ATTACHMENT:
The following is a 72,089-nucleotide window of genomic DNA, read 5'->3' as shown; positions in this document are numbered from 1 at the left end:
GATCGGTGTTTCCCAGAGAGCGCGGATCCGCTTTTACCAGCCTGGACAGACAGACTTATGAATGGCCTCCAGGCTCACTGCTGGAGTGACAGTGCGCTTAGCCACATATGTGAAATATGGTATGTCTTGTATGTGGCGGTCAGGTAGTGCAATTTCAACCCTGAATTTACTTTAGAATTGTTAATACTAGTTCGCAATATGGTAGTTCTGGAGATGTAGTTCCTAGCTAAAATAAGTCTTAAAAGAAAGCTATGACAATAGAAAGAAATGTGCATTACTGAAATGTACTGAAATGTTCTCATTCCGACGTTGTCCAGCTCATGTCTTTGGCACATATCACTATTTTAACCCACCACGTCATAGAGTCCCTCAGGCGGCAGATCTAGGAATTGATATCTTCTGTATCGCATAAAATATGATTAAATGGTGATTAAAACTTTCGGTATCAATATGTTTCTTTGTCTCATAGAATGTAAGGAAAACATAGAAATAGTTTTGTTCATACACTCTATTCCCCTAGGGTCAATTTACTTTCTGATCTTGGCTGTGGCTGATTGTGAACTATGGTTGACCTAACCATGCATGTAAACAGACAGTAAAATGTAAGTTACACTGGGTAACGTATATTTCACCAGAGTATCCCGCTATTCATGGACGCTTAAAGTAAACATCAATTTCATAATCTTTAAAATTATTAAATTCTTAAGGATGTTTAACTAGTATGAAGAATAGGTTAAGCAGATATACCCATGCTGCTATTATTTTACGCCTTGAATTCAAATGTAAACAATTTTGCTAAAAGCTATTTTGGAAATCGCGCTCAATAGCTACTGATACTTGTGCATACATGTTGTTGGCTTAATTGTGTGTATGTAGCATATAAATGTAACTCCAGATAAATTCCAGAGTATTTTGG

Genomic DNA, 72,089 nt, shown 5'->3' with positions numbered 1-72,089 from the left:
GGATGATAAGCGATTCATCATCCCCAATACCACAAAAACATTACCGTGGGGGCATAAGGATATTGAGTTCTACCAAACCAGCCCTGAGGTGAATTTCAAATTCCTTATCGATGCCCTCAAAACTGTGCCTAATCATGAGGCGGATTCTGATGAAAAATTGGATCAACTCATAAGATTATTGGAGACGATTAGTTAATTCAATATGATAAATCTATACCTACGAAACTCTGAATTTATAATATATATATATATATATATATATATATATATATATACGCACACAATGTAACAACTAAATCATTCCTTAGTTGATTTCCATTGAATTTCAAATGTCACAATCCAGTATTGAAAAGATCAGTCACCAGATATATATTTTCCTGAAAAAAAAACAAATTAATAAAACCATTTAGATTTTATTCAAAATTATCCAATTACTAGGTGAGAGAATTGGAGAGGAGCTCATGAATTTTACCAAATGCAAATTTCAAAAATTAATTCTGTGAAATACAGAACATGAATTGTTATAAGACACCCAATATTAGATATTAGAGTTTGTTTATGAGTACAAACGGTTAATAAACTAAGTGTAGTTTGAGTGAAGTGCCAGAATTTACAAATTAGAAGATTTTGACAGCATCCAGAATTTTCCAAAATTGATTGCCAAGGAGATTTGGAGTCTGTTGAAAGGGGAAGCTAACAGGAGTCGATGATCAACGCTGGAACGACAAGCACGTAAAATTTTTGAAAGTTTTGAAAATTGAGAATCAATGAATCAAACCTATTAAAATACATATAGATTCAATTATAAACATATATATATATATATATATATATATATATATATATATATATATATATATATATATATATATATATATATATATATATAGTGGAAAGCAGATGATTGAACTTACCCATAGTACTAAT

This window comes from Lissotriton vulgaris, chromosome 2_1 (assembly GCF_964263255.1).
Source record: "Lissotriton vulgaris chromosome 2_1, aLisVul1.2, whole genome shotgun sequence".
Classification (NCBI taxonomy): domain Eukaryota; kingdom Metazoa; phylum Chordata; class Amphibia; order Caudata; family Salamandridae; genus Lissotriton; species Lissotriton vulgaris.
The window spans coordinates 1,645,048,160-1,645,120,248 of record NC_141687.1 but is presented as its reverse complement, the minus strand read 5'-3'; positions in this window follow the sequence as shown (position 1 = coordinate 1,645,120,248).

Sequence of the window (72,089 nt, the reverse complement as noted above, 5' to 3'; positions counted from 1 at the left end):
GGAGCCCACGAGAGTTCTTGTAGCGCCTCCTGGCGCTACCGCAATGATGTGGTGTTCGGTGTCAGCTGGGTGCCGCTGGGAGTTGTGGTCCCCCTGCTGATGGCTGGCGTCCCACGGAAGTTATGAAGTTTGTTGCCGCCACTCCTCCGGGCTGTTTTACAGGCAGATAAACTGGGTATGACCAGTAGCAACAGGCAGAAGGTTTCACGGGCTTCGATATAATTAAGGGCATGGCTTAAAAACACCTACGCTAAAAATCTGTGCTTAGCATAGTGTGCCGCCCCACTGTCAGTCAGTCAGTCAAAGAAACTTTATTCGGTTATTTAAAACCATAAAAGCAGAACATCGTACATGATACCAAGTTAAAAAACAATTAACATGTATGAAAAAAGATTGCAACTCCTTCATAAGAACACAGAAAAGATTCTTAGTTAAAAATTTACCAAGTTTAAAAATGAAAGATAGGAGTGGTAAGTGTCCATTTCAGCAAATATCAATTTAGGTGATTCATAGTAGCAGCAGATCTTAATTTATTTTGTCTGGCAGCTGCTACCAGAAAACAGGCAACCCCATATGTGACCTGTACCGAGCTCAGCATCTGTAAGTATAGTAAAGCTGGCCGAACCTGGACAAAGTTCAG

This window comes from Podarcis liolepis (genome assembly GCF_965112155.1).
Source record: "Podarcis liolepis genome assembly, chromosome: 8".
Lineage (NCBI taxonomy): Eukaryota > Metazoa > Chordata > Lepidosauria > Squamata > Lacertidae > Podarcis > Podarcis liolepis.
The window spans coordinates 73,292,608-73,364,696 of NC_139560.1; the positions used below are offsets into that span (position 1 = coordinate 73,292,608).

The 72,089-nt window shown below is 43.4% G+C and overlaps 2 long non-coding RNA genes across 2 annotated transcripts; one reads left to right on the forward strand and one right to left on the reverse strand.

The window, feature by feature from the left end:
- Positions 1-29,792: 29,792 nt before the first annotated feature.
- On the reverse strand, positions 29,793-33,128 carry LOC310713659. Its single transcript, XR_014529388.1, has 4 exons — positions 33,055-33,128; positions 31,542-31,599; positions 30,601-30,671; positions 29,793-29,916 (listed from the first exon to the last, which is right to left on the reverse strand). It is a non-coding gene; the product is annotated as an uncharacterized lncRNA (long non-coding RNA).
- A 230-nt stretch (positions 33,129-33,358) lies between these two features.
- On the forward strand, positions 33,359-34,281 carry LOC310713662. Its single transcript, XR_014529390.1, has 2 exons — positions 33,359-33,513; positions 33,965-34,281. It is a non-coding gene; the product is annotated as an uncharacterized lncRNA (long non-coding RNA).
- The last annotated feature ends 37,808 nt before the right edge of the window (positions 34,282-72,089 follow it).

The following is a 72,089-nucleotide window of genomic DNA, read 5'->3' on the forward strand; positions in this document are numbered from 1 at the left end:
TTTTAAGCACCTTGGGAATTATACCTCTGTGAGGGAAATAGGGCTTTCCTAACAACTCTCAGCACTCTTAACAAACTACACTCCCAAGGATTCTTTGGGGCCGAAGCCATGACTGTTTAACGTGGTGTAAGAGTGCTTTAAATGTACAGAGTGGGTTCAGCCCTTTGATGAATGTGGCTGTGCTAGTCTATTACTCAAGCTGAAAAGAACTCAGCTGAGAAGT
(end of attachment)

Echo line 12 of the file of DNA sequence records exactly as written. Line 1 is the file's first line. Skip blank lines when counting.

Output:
Source record: "Podarcis liolepis genome assembly, chromosome: 8".